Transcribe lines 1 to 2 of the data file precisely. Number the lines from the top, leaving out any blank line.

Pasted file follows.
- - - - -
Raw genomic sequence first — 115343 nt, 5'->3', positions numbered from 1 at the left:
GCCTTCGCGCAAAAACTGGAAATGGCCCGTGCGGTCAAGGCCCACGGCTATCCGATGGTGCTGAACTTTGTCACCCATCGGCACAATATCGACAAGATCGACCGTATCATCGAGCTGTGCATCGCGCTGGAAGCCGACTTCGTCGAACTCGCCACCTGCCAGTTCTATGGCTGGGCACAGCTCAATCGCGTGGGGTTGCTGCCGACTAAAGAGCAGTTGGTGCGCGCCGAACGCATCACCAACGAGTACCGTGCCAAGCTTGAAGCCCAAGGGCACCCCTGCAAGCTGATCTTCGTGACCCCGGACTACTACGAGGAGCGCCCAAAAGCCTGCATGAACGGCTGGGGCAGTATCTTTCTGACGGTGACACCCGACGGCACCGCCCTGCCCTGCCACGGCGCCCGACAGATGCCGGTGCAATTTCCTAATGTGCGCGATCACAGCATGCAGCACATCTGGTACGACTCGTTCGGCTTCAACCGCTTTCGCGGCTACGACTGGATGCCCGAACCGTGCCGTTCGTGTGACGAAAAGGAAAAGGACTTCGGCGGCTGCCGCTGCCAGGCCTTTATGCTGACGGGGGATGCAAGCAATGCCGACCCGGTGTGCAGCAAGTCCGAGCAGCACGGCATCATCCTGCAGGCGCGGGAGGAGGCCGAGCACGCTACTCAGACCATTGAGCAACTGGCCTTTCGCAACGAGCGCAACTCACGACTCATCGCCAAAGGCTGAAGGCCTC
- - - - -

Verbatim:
Raw genomic sequence first — 115343 nt, 5'->3', positions numbered from 1 at the left:
GCCTTCGCGCAAAAACTGGAAATGGCCCGTGCGGTCAAGGCCCACGGCTATCCGATGGTGCTGAACTTTGTCACCCATCGGCACAATATCGACAAGATCGACCGTATCATCGAGCTGTGCATCGCGCTGGAAGCCGACTTCGTCGAACTCGCCACCTGCCAGTTCTATGGCTGGGCACAGCTCAATCGCGTGGGGTTGCTGCCGACTAAAGAGCAGTTGGTGCGCGCCGAACGCATCACCAACGAGTACCGTGCCAAGCTTGAAGCCCAAGGGCACCCCTGCAAGCTGATCTTCGTGACCCCGGACTACTACGAGGAGCGCCCAAAAGCCTGCATGAACGGCTGGGGCAGTATCTTTCTGACGGTGACACCCGACGGCACCGCCCTGCCCTGCCACGGCGCCCGACAGATGCCGGTGCAATTTCCTAATGTGCGCGATCACAGCATGCAGCACATCTGGTACGACTCGTTCGGCTTCAACCGCTTTCGCGGCTACGACTGGATGCCCGAACCGTGCCGTTCGTGTGACGAAAAGGAAAAGGACTTCGGCGGCTGCCGCTGCCAGGCCTTTATGCTGACGGGGGATGCAAGCAATGCCGACCCGGTGTGCAGCAAGTCCGAGCAGCACGGCATCATCCTGCAGGCGCGGGAGGAGGCCGAGCACGCTACTCAGACCATTGAGCAACTGGCCTTTCGCAACGAGCGCAACTCACGACTCATCGCCAAAGGCTGAAGGCCTC